Part Sonic Youth, Part Getty
“You don’t have a glass?” In the museum cafe, a well-heeled hipster was grilling the cashier on the lack of a glass for his bottle of Stella Artois. She helpfully offered one of those short, plastic wine glasses you get at parties. He turned up his nose. She offered a cardboard coffee cup. He sighed. Then one of the men behind the grill offered a styrofoam coffee cup. Beer drinker shook his head “No,” and slumped away. This didn’t bode well for the evening.
I took my dinner outside and immediately felt better. I had timed it just right to catch the sun bouncing off the buildings.
- See Lee Ranaldo, one of the Saturday Nights at the Getty performances.
Transportation: $16 for gas for the 2 hour drive to Los Angeles and back.
Cost of Lodging: Zero. I drove back home after the show.
The last time I saw Sonic Youth was when I lived there in Seattle, as openers for Neil Young. Neil Young’s fans weren’t sure what to make of them. They didn’t like them, but weren’t moved enough to boo them. A palpable sense of relief came over the Coliseum once they left the stage though. Fear of the new? Maybe. Not melodic enough? Probably.
Time went by. Sonic Youth became indy darlings, perhaps in the rosy glow of 90’s nostalgia. Excellent press piled up. Presumably, sales of their back catalog increased — I hope they did anyway. Many more people knew of the band, but maybe didn’t actually know the band. I know that sounds record-creep snobby, but it’s my takeaway from this evening. Let me explain.
As I was eating my wrap, I heard a sound. A low sound, like a cow mooing in the lowest register possible. The sound grew, became louder. People looked around, wondering what it was. It was like a strange 5 o’clock dinner bell. I ran toward it and up the stairs to see Ranaldo on the deck with his guitar.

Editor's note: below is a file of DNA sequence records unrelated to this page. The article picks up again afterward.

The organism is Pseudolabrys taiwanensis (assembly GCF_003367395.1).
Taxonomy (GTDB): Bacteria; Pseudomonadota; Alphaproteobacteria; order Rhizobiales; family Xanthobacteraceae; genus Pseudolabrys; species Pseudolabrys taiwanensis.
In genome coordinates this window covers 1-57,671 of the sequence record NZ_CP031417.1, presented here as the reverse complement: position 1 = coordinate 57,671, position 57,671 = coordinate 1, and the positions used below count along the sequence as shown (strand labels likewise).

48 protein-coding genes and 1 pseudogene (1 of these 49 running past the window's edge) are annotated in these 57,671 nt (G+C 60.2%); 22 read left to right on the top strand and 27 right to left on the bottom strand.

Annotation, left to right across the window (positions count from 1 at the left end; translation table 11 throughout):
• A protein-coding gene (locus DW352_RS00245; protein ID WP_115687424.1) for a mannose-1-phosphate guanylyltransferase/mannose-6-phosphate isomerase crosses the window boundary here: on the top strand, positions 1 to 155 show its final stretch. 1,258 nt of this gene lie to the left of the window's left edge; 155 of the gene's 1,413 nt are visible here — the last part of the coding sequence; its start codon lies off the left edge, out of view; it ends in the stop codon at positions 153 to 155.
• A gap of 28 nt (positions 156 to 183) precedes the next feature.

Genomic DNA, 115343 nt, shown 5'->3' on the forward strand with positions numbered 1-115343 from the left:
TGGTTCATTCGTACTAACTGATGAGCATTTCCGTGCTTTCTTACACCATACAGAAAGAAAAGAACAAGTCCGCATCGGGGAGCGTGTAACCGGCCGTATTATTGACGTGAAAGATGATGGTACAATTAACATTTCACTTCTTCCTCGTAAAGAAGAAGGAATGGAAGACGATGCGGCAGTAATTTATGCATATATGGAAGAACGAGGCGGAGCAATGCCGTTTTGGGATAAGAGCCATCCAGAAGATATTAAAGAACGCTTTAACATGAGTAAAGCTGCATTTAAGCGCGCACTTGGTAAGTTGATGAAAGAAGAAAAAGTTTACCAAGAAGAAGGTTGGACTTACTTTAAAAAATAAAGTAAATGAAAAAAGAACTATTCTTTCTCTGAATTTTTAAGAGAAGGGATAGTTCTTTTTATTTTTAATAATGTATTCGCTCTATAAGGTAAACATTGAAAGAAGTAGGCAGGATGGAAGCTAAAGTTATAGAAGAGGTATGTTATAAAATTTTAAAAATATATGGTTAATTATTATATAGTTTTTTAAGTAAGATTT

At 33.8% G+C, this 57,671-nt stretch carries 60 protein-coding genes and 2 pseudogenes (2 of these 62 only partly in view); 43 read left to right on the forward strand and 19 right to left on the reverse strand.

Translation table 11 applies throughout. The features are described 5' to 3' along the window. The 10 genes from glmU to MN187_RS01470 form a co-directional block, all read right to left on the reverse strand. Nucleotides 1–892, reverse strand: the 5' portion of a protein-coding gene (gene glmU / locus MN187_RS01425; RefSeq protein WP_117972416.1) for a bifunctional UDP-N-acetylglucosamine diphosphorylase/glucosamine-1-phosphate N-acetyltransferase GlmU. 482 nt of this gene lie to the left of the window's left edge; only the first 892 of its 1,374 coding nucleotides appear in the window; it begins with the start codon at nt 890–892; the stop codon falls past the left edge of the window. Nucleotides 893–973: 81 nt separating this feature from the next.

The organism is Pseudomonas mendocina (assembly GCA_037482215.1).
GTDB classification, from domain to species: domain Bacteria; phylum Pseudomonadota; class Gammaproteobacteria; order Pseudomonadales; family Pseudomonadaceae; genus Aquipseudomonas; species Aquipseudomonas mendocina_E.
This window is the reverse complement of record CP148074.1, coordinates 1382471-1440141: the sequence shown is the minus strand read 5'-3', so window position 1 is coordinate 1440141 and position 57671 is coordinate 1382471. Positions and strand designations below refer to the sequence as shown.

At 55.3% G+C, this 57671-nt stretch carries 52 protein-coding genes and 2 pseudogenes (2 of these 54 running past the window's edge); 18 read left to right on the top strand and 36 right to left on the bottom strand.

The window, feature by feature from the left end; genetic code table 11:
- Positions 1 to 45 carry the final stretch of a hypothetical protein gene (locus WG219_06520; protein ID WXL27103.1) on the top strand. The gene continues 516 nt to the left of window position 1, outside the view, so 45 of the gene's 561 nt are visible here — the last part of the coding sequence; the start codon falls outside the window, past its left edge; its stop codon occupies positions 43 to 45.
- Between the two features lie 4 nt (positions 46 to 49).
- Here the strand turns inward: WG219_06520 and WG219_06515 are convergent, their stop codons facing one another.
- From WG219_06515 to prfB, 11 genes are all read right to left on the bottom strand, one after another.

Folks were sitting at the outdoor tables listening and watching Ranaldo move around the patio, interacting with the building itself. He scraped his guitar against the walls, dragged it along the travertine floor, spun around in a circle while holding onto the neck. He calls these performances “sound interventions.”
It wasn’t a large audience, but the group that was there was astonished (see above). Evening set in and the otherworldly music continued while the lights of LA turned on. It was a transformative experience: the spacey soundtrack, Ranaldo calming walking around destroying his instrument and the beautiful blue sky taking over the scene. I didn’t want it to end. But I knew the actual ticketed performance indoors was ahead.
I had time to explore 2 of the Getty’s recent exhibits, both from Japan. Ishiuchi Miyako: Postwar Shadows is a stark, beautiful exhibit of post-war Japan photos by Miyako, a female trailblazer in a male dominated arena. The Younger Generation: Contemporary Japanese Photography shows the exciting work of 5 female artists who continue to carry the banner.
It was time for the show, so I went into the theater. We were handed a lithograph of Lee’s artwork to take home. The show was at the Harold M. Williams Auditorium, an intimate, comfortable theater. I had a fourth row seat, right in the center. To my left was a couple on perhaps their second or third date. To my right was a man who brought three other people with him. He was very excited to be there.